Of all the Irish cities I visited this spring, it was Galway that most captured my heart. It’s small enough to be walkable, has a quirky Latin Quarter, plenty of history, lovely parks, and a fantastic waterfront. But what most impressed me was the music in Galway. It poured from every pub, and street musicians seemed to be performing on every other corner.
Early in the day my friend, Val, and I stopped into Tigh Fox Trad House Pub. Luckily, we arrived during a demonstration of Irish Step Dancing, performed by one of their servers. Still following the sound of music, we walked through the Spanish Arch. On a small plaza on the shores of the River Carrib, people were practicing the Tango. In the Latin Quarter, we stumbled upon the fantastic Galway Street Band, a motley collection of musicians who obviously played for the joy of it. The group included musicians young and old, male and female, and instruments ranging from Read More
On the northeast tip of the island of Ireland lies a geologic formation so unique, so astonishing, that legends were created to explain its existence. The Giant’s Causeway, as it is known, was formed when a volcanic eruption was covered with newer layers of lava, placing the underlying material under extreme pressure. The trapped Basaltic rock, forced to cool slowly over eons, formed naturally into crystalline columns. Though most are hexagonal (having six faces or facets), some have five, seven, or even eight sides.
Today we understand the geologic process that formed these Basaltic columns, but those who first laid eyes on the site in the late 17th century had no understanding of crystalline structures or volcanism. To them, the columns marching into the sea looked like fragments of an ancient roadway, built by a mythical giant named Finn MacCool. Finn was said to be Read More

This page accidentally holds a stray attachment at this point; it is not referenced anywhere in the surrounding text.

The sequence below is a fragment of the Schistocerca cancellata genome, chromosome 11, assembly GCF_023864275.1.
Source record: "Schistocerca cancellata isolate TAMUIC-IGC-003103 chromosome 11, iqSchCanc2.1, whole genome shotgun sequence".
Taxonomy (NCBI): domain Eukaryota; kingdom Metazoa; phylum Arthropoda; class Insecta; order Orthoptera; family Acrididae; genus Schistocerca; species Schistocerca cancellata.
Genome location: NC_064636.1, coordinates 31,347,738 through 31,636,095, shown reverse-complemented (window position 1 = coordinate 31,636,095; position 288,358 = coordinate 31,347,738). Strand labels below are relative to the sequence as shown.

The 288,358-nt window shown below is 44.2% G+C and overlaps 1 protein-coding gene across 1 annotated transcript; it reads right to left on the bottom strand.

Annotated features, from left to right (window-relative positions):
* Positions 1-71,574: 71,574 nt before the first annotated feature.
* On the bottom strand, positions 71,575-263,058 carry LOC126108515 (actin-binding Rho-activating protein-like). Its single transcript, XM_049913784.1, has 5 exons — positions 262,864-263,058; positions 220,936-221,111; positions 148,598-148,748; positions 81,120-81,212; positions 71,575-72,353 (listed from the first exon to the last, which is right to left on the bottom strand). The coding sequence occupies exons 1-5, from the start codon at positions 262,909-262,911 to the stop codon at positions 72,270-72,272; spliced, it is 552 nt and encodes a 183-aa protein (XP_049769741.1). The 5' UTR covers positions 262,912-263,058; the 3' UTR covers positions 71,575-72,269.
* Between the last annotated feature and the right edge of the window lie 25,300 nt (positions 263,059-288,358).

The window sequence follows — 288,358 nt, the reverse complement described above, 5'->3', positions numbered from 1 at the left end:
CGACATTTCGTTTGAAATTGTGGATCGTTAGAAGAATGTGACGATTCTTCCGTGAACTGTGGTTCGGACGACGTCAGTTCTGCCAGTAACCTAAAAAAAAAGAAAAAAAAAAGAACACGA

Click on title to view photo in large format: Over the centuries, strong surf has eaten into the cliffs at Whiterocks Coastal Park, carving myriad caves and arches into the jagged white limestone. Where land has prevailed over ocean, stunning headlands like Shelagh’s Head, the Wishing Arch, Elephant Rock, and the Lion’s Paw, thrust out into the ocean. The exposed white cliffs are home to seabirds, who nest in its myriad nooks and crannies, and to hawks who use it as a hunting ground. Read More
Click on title to view photo in large format: Mussenden Temple at Downhill Palace in Northern Ireland was built by Fredrick Hervey, who was both the 4th Earl of Bristol and the Bishop of Derry. Hervey was extremely close to his young niece, Frideswide Bruce, leading people to suspect that the relationship was inappropriate. When these rumors reached the young woman’s father, he quickly married her off to Daniel Mussenden, an elderly London banker. Hervey constructed the temple as a wedding present for his niece, intending that it be used as a library and a place for her to stay when she visited. Read More
The stunning scenery along Ireland’s Wild Atlantic Way is so forcefully etched on my memory that I can close my eyes and see it still. Unshorn sheep, fat like giant cotton balls, meander across green-carpeted bluffs. Waves smash at the feet of precipitous cliffs, while thousands of seabirds whirl and screech above. I can almost smell fresh salt air wafting up from remote coves where turquoise seas lap on alabaster beaches. History adds another dimension. Ancient religious buildings, burial mounds, beehive huts built of unmortared stone, and cottages that tell heart-wrenching tales of the potato famine combine with the natural beauty to make the Wild Atlantic Way Ireland’s most remarkable self-guiding tour.
Stretching more than 1,500 miles along the west coast of Ireland, this longest defined coastal route in the world has been inspiration for more than the likes of me. John Lennon was so inspired by it that he bought the island of Dorninish, located just 15 minutes off the coast. Nobel laureate William Butler Yeats drew inspiration for his lyrical poems from the landscapes of Western Ireland. Read More
Click on title to view photo in large format: The Cliffs of Moher in County Clare, Ireland, are home to an estimated 30,000 nesting birds, including the elusive Puffin, with its bright orange beak. The 702-foot high cliffs are the most visited tourist site in Ireland, attracting more than a million visitors each year. The cliffs are best viewed from above at the Cliffs of Moher Visitor’s Center. For a closer look, Read More